The Dead Man’s Hand

The Dead Man’s Hand

Few gambling terms are as evocative as Dead Man’s Hand. Used in poker when a player holds two pairs of black aces and black eights, charting the history of this saying is not easy. Granted, the meaning of the dead man’s hand transformed over 100 years, but it remains one of the best known of all gambling slang.

While the precise meaning of the dead man’s hand has changed, its origins are clear. According to legend, the infamous lawman James Butler “Wild Bill” Hickok was shot dead while he held the dead man’s hand. Bill was a notorious gambler and holding that hand at the time of his death is seen as a bad omen. These days, superstitious poker players view the dead man’s hand as bad luck.

Interestingly, there has been a lot of debate over the decades about exactly which cards Wild Bill held in his hand on that fateful day.

Hickok was shot dead on August 2, 1876, and it seems that the dead man’s hand quickly became widely known. It was first mentioned on record in 1886, but it was not described as two black aces and two black eights. Indeed, that early reference described the dead man’s hand as a full house of three jacks and a pair of tens.

In the proceeding decades, the dead man’s hand was reported to be jacks and eights and jacks and tens. So, how did we get from a full house including jacks to a two pair hand of black aces and black eights?

Well, the first mention of the modern understanding of the dead man’s hand arrived in the 1920s, when it became a standard poker slang term after it appeared in a biography onWild Bill’s life: titled Wild Bill Hickok: The Prince of Pistoleers.

Why It’s Bad Luck

The story of Wild Bill’s death was cemented into gambling folklore. Local drunk Jack “Crooked Nose” McCall lost all his money during a poker game that involved Hickok. Wild Bill loaned money to McCall and advised him not to play again until he could cover his losses.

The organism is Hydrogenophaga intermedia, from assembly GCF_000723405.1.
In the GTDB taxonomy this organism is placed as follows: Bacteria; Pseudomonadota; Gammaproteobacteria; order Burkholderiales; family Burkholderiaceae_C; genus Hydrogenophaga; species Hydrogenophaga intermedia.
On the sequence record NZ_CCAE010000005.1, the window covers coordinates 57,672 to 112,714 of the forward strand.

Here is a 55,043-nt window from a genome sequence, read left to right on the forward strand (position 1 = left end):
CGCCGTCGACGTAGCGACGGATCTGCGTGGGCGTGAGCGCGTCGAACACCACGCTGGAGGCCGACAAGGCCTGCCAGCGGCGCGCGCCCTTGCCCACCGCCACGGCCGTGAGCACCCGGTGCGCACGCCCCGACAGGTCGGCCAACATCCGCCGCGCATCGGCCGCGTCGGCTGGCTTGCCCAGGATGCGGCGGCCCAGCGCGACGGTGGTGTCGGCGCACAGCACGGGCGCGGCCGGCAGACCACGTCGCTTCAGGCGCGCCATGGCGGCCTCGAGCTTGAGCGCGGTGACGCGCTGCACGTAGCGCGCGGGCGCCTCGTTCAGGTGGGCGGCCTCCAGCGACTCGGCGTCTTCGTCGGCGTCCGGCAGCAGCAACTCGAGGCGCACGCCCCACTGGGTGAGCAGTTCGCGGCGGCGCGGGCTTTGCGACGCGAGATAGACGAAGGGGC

Clearly not pleased with these pearls of wisdom, McCall returned to the Deadwood, South Dakota, saloon the next day and shot Wild Bill in the back of the head.

Fate was not on Hickok’s side. As a notorious lawman, Wild Bill usually sat with his back to a wall so no one can sneak on him. However, on this evening another player refused to change seats. The one-time Hickok’s back was turned, he was shot dead.

Wild Bill died instantly while McCall was hung seven months later. As many believed Hickok’s hand was two black aces and two black eights, the legend stuck. Furthermore, the dead man’s hand became legendary and a sign of bad luck.

Is the Dead Man’s Hand good in Poker?

You might ask yourself when reading if the dead man’s hand is even a valuable hand to hold a poker game. A two-pair hand is certainly not awful in a poker round, but it is also not as strong as a full house, straight or royal flush. This means a two pair lies “dead” in the middle of valuable poker hands.

Whenever a dead man’s hand is dealt with, it’s always interesting and a talking point. However, it offers nothing extra in terms of winning or losing than another two pairs hand.

Instead of being important in poker beyond a silly superstition, the dead man’s hand has had more influence in popular culture. Whether it is in art, written works, TV shows, or movies, the dead man’s hand is a mainstream poker term that most people have heard of. Hopefully, this article has helped you understand where the famous terms came from.

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